Die an­geblich so unwichtige Geld­menge … schrumpft

Angeblich spielt die Geldmenge keine Rolle. Sie habe mit der Inflation – so die Kritiker – nichts zu tun. Also solle man auch nicht auf ihre Entwicklung achten.

In diesem Blog und auch im Podcast habe ich mich wiederholt damit auseinandergesetzt und dabei mehrfach Tim Congdon zitiert. Dieser aktualisiert seine Aussagen regelmäßig. So zeigte er letzte Woche dieses Chart:

Eine klare Korrelation zwischen der Geldmenge und dem nominalen Bruttoinlandsprodukt. Sein Kommentar dazu:

  • „Obviously, the relationship is very strong and clear-cut. Nations with high growth of broad money also have high growth of nominal GDP and, unless real output growth is buoyant, they also have high inflation; nations with low growth of broad money also have low growth of nominal GDP; and so on.“ – bto: Und darauf kommt es an.
  • „In the first three or four decades after its founding in 1944 the top IMF economists paid close attention to money growth developments. Indeed, their belief in the monetary approach to the balance of payments explained the form of its data collection from member states, and the resulting database has enabled us to carry out our statistical work.“ – bto: Seither ist der „Monetarismus“ aber aus der Mode gekommen, wegen mangelnder Korrelation mit der Inflation.
  • „Bernanke, chair of the Federal Reserve from 2006 to 2014, became a Nobel laureate last year. (…) I want to give a warning. Bernanke’s academic work is mixed and eclectic, and he does sometimes refer approvingly of a money aggregate. But he is no monetarist. The contents of his latest book, on 21st Century Monetary Policy, are revealing in this respect. At one point Bernanke says that the book was written mostly in the lockdown period, which must have been the year to mid-2021. (…) I am afraid that Bernanke – in that year or 15 months or so of writing his book, from March/April 2020 – barely noticed that inflation might become a problem. On the contrary, his text has not the hint of a whisper that money growth was excessive and something had gone wrong.“ – bto: Das ist in der Tat eine der großen Überraschungen.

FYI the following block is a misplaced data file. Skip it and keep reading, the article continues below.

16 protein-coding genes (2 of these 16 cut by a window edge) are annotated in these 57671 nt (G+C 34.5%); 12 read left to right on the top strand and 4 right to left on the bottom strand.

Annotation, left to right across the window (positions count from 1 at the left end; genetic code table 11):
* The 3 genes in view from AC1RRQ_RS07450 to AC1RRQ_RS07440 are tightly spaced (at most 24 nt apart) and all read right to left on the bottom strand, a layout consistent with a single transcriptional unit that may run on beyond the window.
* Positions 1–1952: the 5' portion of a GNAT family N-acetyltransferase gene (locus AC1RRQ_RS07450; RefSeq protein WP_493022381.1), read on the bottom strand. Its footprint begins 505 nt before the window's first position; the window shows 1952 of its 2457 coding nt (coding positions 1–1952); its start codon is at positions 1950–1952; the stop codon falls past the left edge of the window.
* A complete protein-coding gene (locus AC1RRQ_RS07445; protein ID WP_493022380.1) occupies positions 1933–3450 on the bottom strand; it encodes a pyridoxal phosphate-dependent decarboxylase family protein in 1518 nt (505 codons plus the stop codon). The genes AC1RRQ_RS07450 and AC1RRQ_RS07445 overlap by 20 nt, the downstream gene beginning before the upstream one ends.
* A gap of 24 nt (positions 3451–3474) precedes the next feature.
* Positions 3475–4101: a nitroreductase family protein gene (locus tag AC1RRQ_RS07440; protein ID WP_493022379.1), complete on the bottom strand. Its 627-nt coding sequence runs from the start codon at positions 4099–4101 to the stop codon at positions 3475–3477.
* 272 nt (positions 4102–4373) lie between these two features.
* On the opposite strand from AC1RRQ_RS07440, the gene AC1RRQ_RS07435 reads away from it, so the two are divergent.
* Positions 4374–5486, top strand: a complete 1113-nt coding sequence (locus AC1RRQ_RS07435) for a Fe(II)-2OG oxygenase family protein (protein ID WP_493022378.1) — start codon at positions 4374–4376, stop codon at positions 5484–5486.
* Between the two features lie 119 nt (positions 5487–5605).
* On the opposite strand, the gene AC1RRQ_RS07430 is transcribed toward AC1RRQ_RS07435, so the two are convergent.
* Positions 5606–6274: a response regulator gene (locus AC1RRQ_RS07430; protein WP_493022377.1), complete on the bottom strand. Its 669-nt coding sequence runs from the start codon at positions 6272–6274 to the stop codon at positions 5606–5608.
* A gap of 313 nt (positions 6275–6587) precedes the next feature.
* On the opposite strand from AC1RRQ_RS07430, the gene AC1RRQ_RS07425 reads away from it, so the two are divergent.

• „Too many central banks are at present led by naked emperors, busy telling each other they are fully-clothed, highly respectable and even at the peak of their profession.“ – bto: Oder doch nicht?

Denn was können wir in der FINANCIAL TIMES (FT) lesen?

  • Eurozone money supply has shrunk for the first time since 2010 as private sector lending stalls and deposits decline, in a financial squeeze that economists warn points to a further downturn ahead.“ – bto: Plötzlich ist die Geldmenge wieder relevant!
  • Und es geht noch weiter: „The money supply is one of the main metrics monitored by the European Central Bank to check the impact of recent monetary policy tightening. As lending dries up and short-term deposits shrink, economic activity is expected to slow and inflationary pressures to cool.“ – bto: Das ist doch superspannend, würde ich sagen. Bisher schaut die EZB nicht auf die Geldmenge und nun tut sie es plötzlich doch?
  • „The more dovish members of the council say inflation is already falling and more rate rises risk causing an unnecessarily painful recession. But the hawks argue that inflation of 5.3 per cent in July is still too far above the ECB’s 2 per cent target. Economists say the decision is a ‚coin toss‘ that could depend on how much inflation falls in August when that data is released on Thursday.“ – bto: Es ist eine durchaus interessante Diskussion. Ich denke auch, dass wir unter Umständen eine ganz andere Entwicklung bekommen – mit tieferer Inflation, aber nicht sinkenden Zinsen. Ist das denkbar?
  • „The ECB’s measure of overall money in the eurozone system – the M3 figure that includes deposits, loans, cash in circulation and various financial instruments – decreased 0.4 per cent in the year to July, down from growth of 0.6 per cent in June, the bank said on Monday.“
  • „The main cause of the first decline in the bloc’s money supply in 13 years was a drop in the annual growth of lending to the private sector to 1.6 per cent in July, the slowest rate since 2016. Lending to governments also declined 2.7 per cent – the biggest fall since 2007.“ – bto: Es gibt also Zeichen für eine abnehmende Nachfrage.
  • „The eurozone economy grew 0.3 per cent in the three months to June from the previous quarter, having contracted or stagnated in the previous two quarters. But gloomy business surveys point to a likely downturn in the three months to September.“

Jetzt ist sie also plötzlich wieder relevant, die Geldmenge.

Institute of Monetary Research, 21. August 2023

ft.com (Anmeldung erforderlich): „Eurozone money supply shrinks for first time in 13 years as lending slows“, 28. August 2023